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Alternative Names. Aimara, Aymará.

Overview and Classification. Aymara is one the most important native languages of South America. Though it has substantial phonological and structural similarities with Quechua and share with it more than 20% of its lexicon, it has not been proven that they are genetically related. They could be the result of a long and constant interaction. The only proved relation of Aymara is with two minor Peruvian languages: Jaqaru (spoken by less than a thousand people in the Department of Lima) and Cauqui (spoken by a  few individuals in the village of Cachuy).

    The Aymara homeland was, probably, in the Andes of central or southern Peru from where it was partially displaced by Quechua into the highlands of Bolivia, particularly around Lake Titicaca. During the Spanish colonization Quechua was favored over Aymara.

    Like all South Amerindian languages Aymara was not written before the Spanish conquest. It has like Quechua three basic vowels but the consonant system is more complex including aspirated and glottalized stops. Its morphology is agglutinative adding suffixes to nouns and verbs to mark grammatical features.

Distribution. The Aymara area lies to the east and south of Lake Titicaca in Bolivia and Peru. In Bolivia it is spoken in the southern half of La Paz department (including the city of La Paz), in the department of Oruro, and in parts of the departments of Cochabamba and Potosí. In Peru, in the departments of Moquegua, Puno and Tacna. In Chile, small Aymara speaking communities are found in the mountains of the extreme north, especially in the highlands of Taparacá. In Argentina, the Aymara are migrants to the northern provinces or to the city of Buenos Aires.

Speakers. Around two million people in the following countries: Bolivia (1,500,000), Perú (500,000), Argentina (30,000), Chile (1,000).


Status. In the last four centuries Aymara has been displaced from southern and eastern Bolivian highlands and from southern Peru by Quechua which is now the dominant language. The absolute number of speakers hasn't changed much in the last decades but in percentage terms Aymara is slowly decreasing. In the Bolivian constitution of 2009, thirty-four indigenous languages (Aymara included) were recognized as official along with Spanish. It has no official recognition in Peru.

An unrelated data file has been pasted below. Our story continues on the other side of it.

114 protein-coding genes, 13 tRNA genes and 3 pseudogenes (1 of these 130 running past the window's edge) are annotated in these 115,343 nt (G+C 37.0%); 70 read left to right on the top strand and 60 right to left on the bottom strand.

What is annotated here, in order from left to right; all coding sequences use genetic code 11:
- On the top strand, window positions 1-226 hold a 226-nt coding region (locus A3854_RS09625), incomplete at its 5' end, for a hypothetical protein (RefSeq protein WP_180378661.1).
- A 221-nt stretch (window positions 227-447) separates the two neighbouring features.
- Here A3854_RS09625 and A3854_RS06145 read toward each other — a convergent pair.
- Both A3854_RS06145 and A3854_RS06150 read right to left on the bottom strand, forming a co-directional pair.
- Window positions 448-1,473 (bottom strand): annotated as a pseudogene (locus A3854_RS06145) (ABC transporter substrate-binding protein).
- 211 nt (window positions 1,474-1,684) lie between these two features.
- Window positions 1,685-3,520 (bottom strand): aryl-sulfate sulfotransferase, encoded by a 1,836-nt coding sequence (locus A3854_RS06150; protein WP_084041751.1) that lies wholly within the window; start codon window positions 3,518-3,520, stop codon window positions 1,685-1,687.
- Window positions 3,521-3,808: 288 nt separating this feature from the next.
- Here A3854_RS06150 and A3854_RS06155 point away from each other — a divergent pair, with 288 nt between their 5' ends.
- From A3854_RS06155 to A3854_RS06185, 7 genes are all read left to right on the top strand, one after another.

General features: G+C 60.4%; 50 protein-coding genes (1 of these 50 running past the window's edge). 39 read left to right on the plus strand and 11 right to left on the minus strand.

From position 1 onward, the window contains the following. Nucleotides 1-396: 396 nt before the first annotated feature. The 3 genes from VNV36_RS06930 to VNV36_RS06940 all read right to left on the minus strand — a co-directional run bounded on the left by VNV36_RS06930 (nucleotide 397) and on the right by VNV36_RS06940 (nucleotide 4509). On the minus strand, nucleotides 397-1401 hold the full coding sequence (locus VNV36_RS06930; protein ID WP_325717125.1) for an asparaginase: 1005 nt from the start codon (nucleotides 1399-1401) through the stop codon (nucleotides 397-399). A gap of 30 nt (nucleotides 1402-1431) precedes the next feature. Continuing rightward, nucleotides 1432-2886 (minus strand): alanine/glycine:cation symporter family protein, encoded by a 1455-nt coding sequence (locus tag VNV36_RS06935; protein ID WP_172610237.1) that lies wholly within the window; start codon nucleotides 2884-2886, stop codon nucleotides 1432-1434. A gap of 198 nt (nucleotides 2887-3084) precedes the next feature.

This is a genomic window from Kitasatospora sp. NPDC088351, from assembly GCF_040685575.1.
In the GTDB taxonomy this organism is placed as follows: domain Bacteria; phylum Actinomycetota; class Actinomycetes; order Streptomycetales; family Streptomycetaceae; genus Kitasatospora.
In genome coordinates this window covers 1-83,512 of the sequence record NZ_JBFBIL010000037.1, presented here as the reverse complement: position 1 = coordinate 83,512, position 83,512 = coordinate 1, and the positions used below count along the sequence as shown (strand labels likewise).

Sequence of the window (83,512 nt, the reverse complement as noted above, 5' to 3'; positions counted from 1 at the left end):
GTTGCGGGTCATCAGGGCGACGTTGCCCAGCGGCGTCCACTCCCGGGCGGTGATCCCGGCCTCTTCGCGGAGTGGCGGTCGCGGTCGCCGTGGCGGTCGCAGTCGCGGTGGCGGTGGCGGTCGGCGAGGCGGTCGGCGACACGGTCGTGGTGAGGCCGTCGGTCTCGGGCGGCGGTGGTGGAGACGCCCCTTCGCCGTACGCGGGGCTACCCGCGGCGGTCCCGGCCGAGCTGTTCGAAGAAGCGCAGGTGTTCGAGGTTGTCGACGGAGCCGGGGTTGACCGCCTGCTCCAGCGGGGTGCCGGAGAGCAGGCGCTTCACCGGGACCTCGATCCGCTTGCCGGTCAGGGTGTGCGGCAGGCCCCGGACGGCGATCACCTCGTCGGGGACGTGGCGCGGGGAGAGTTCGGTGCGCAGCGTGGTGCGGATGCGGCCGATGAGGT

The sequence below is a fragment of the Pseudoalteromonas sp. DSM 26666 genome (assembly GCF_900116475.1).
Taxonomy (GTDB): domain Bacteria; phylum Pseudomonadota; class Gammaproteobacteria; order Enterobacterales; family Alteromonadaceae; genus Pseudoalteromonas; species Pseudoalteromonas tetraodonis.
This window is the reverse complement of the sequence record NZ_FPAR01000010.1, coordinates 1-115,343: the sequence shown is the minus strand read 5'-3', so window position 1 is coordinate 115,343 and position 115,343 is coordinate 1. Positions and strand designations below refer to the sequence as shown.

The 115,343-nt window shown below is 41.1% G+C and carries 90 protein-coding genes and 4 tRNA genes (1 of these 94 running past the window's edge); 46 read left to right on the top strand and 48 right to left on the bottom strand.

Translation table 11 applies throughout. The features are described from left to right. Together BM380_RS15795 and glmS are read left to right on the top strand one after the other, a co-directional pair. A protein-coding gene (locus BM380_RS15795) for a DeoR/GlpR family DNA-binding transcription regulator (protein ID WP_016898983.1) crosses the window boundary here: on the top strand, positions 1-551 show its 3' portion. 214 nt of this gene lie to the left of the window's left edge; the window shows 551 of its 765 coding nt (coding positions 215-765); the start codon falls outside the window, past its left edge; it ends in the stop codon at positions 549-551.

Oldest Documents

  1. 1603.Two grammars written by the Italian Jesuit Ludovico Bertonio.

  1. 1612.A dictionary written also by Ludovico Bertonio.

  1. 1616.A grammatical description by Torres Rubio.


Word structure: all Aymara nominal and verbal roots end in a vowel; they don't have initial consonant clusters but may have internal ones of two consonants at most. This simple picture is complicated when one or more suffixes are added to the root because they frequently induce the elision of the precedent vowel (of the root or of a precedent suffix); sometimes also vowels of the suffix itself are suppressed. As a result, complex consonant clusters may be formed.

Vowels (6). Aymara, like Quechua, has three vowels: high-front i, low-central a, high-back u. They can be short or long, and vowel length is phonemic. High vowels are lowered to mid vowels (e and o) in the environment of a uvular consonant.

Consonants (26) (in La Paz Aymara): all stops and affricates are voiceless; they can be plain, aspirated or glottalized. There is a contrast between velar and uvular consonants. Fricatives are also voiceless. A velar nasal consonant is present in the dialects of the border area between Bolivia, Chile and Peru.


Stress. It falls in the penultimate syllable.

Script and Orthography. Aymara is written in a Latin-based script established in 1985. There is a perfect correspondence between characters and basic sounds (represented between brackets in the International Phonetic Alphabet):



Like Quechua, Aymara has a complex but regular morphology. It is an agglutinating language based on suffixes (there are no prefixes). Up to nine consecutive suffixes may be found in a word. Suffix order is more flexible than in Quechua. There are nominal, verbal and independent suffixes.

    One important characteristic of Aymara is its fourfold personal reference system evidenced in its personal pronouns, nominal possessive suffixes and in the verbal system. It is based on the inclusion or non-inclusion of speaker and addressee. The first person includes the speaker but not the addressee, the second person includes the addressee but not the speaker, the third person includes neither the speaker nor the addressee, the fourth person includes both the addressee and the speaker. The last one is, in fact, an inclusive first person plural. To express an exclusive first person plural, a plural marker is added to the first-person-singular endings. The second and third persons can also be made plural though number is of secondary importance in the system.